As far as the setting up the conditional formatting, you're actually done. Change the value on the rngPrintMode cell to "Yes", and your conditional formats should kick in, removing any applied background colours. Now you can print without the data entry cells conspicuously marked! Change it back to "No", and the colours re-appear.

Just a hint here: if you want to leave this as a manual control, I'd suggest setting up a data validation list to control the field. Debra Dalgleish has a great article on doing that which you can find right here.

Step 4: Adding Automation

Personally, I don't do manual if I can help it. Maybe I'm pretty lazy, but I want this to automatically kick in when I hit print, and set itself back once it's done. So to do this, I added a couple of procedures to my project.

In a STANDARD MODULE, I added the following:

[vb]Public Sub PrintingActive(Optional bStatus = False)
'Date Created : 5/11/2009 10:48
'Author  : Ken Puls (www.excelguru.ca)
'Macro Purpose: Toggle the printing mode variable to control conditional format set

Dim rngInfo as Range

'!!! Set Your Worksheet Here !!!
Set rngInfo = Worksheets("Control Panel").Range("rngPrintMode")

'Check the status and set the cell accordingly
If bStatus = True Then
rngInfo.Value = "Yes"
Else
rngInfo.Value = "No"
End If

End Sub[/vb]
You'll need to change your worksheet name for the one that holds the named range you defined earlier. Just change "Control Panel" to "Your Worksheet Name".

Then, I went to the THISWORKBOOK module, and put the following in it:

[vb]Private Sub Workbook_BeforePrint(Cancel As Boolean)
'Date Created : 5/11/2009 10:34
'Author  : Ken Puls (www.excelguru.ca)
'Macro Purpose: Toggle the conditional formats for printing

Call PrintingActive(True)

Application.OnTime Now + TimeValue("00:00:01"), "PrintingActive"

End Sub[/vb]
At this point, providing you had things working manually in step 3, things should just work by hitting the print button. The BeforePrint routine will call the PrintingActive routine, which will flip the rngPrintMode variable to TRUE. This will in turn trigger the conditional format rule. The Application.OnTime then schedules a call of the PrintingActive routine to run in one second. The worksheet(s) are then printed.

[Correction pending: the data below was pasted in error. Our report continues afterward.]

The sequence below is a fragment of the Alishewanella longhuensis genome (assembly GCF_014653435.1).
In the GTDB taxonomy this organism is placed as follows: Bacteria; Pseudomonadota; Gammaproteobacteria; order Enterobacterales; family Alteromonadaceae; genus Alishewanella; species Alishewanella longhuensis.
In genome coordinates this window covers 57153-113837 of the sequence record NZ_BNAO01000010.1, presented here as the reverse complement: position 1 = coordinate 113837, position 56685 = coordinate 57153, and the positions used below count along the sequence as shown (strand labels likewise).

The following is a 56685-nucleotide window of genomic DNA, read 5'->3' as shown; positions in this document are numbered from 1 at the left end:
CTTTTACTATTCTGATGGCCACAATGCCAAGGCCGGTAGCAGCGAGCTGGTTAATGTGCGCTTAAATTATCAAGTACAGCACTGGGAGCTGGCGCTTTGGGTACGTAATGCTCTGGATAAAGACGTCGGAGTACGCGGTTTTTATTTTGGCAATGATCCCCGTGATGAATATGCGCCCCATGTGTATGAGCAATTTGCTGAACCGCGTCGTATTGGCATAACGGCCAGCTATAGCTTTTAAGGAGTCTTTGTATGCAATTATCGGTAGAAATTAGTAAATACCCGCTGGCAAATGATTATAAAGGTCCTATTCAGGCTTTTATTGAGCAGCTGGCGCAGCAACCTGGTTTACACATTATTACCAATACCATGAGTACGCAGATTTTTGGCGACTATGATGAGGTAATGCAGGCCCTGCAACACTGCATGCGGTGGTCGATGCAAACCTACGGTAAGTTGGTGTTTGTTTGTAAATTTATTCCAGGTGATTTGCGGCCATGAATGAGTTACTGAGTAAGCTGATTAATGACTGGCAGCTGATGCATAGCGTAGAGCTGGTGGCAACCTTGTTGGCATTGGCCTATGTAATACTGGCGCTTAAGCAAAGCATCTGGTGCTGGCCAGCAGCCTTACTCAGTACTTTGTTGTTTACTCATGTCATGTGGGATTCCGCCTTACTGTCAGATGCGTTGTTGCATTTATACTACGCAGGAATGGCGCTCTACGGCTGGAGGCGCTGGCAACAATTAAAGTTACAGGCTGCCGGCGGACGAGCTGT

The part that bugs me about this approach is that I have to rely on using OnTime, which kicks off a routine based on time, not necessarily when my existing routine completes. Theoretically, if I had a really huge print job, the call to PrintingActive could be triggered before my job is complete. In my tests that didn't happen, but if it does, just add a few seconds to the TimeValue. I.e. "00:00:15" will turn it into a 15 second delay.

The ideal solution would have been to leverage a Workbook_AfterPrint event, but sadly one does not exist.

Conclusion

For my needs, this works. I now just click the print button and all of my green cells change their backgrounds to white (transparent), the file prints, and then the colour(s) are reintstated. And it all happens without me having the change the cell value manually.

3 thoughts on “Trigger Conditional Formats Before Printing

  1. Funny, I'd have turned this around: leave cell background without fill and turn it green if printmode="no".

    A good alternative is using styles and toggling the fillcolor of a style.

  2. Good point on the styles. 🙂

    With regards to the other, I've got so many files built that have cell fills in them with no dynamic ability. This is the first one where I decided to do it. So it was a building on an existing base. 😉

  3. Instead of toggling, won't this work:
    Private Sub Workbook_BeforePrint(Cancel As Boolean)
    [rngPrintMode] = "True"
    ActiveWindow.SelectedSheets.PrintOut Copies:=1, Collate:=True, _
    IgnorePrintAreas:=False
    [rngPrintMode] = "False"
    Cancel = True
    End Sub